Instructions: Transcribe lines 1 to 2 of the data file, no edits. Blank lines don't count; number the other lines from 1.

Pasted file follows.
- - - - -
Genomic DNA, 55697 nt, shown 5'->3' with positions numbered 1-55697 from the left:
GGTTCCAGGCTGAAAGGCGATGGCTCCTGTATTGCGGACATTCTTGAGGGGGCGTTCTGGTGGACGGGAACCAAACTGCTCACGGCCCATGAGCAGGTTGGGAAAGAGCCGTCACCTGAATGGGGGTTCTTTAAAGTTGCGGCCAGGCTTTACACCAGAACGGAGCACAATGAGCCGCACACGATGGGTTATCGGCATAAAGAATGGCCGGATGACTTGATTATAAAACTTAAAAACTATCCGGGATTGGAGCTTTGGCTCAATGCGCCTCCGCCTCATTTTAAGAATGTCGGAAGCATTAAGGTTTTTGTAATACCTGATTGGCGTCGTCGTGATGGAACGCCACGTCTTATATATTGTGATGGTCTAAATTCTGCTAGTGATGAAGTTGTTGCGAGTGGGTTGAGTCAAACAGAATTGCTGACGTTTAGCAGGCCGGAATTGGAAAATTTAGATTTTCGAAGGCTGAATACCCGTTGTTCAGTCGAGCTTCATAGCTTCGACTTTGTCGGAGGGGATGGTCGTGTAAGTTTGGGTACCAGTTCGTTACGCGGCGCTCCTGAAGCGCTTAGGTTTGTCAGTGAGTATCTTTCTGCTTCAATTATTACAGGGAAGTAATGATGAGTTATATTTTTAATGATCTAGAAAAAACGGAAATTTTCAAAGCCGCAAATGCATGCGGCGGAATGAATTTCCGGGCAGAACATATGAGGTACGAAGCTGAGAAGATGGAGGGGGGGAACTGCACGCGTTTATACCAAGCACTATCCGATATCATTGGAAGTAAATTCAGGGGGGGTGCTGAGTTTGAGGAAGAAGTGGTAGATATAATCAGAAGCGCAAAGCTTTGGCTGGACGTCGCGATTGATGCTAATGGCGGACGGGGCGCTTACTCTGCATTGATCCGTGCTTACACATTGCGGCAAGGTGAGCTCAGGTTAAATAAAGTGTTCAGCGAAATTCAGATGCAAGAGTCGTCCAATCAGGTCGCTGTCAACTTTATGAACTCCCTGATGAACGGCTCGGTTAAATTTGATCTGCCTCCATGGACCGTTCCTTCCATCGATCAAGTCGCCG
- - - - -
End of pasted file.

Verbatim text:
Genomic DNA, 55697 nt, shown 5'->3' with positions numbered 1-55697 from the left:
GGTTCCAGGCTGAAAGGCGATGGCTCCTGTATTGCGGACATTCTTGAGGGGGCGTTCTGGTGGACGGGAACCAAACTGCTCACGGCCCATGAGCAGGTTGGGAAAGAGCCGTCACCTGAATGGGGGTTCTTTAAAGTTGCGGCCAGGCTTTACACCAGAACGGAGCACAATGAGCCGCACACGATGGGTTATCGGCATAAAGAATGGCCGGATGACTTGATTATAAAACTTAAAAACTATCCGGGATTGGAGCTTTGGCTCAATGCGCCTCCGCCTCATTTTAAGAATGTCGGAAGCATTAAGGTTTTTGTAATACCTGATTGGCGTCGTCGTGATGGAACGCCACGTCTTATATATTGTGATGGTCTAAATTCTGCTAGTGATGAAGTTGTTGCGAGTGGGTTGAGTCAAACAGAATTGCTGACGTTTAGCAGGCCGGAATTGGAAAATTTAGATTTTCGAAGGCTGAATACCCGTTGTTCAGTCGAGCTTCATAGCTTCGACTTTGTCGGAGGGGATGGTCGTGTAAGTTTGGGTACCAGTTCGTTACGCGGCGCTCCTGAAGCGCTTAGGTTTGTCAGTGAGTATCTTTCTGCTTCAATTATTACAGGGAAGTAATGATGAGTTATATTTTTAATGATCTAGAAAAAACGGAAATTTTCAAAGCCGCAAATGCATGCGGCGGAATGAATTTCCGGGCAGAACATATGAGGTACGAAGCTGAGAAGATGGAGGGGGGGAACTGCACGCGTTTATACCAAGCACTATCCGATATCATTGGAAGTAAATTCAGGGGGGGTGCTGAGTTTGAGGAAGAAGTGGTAGATATAATCAGAAGCGCAAAGCTTTGGCTGGACGTCGCGATTGATGCTAATGGCGGACGGGGCGCTTACTCTGCATTGATCCGTGCTTACACATTGCGGCAAGGTGAGCTCAGGTTAAATAAAGTGTTCAGCGAAATTCAGATGCAAGAGTCGTCCAATCAGGTCGCTGTCAACTTTATGAACTCCCTGATGAACGGCTCGGTTAAATTTGATCTGCCTCCATGGACCGTTCCTTCCATCGATCAAGTCGCCG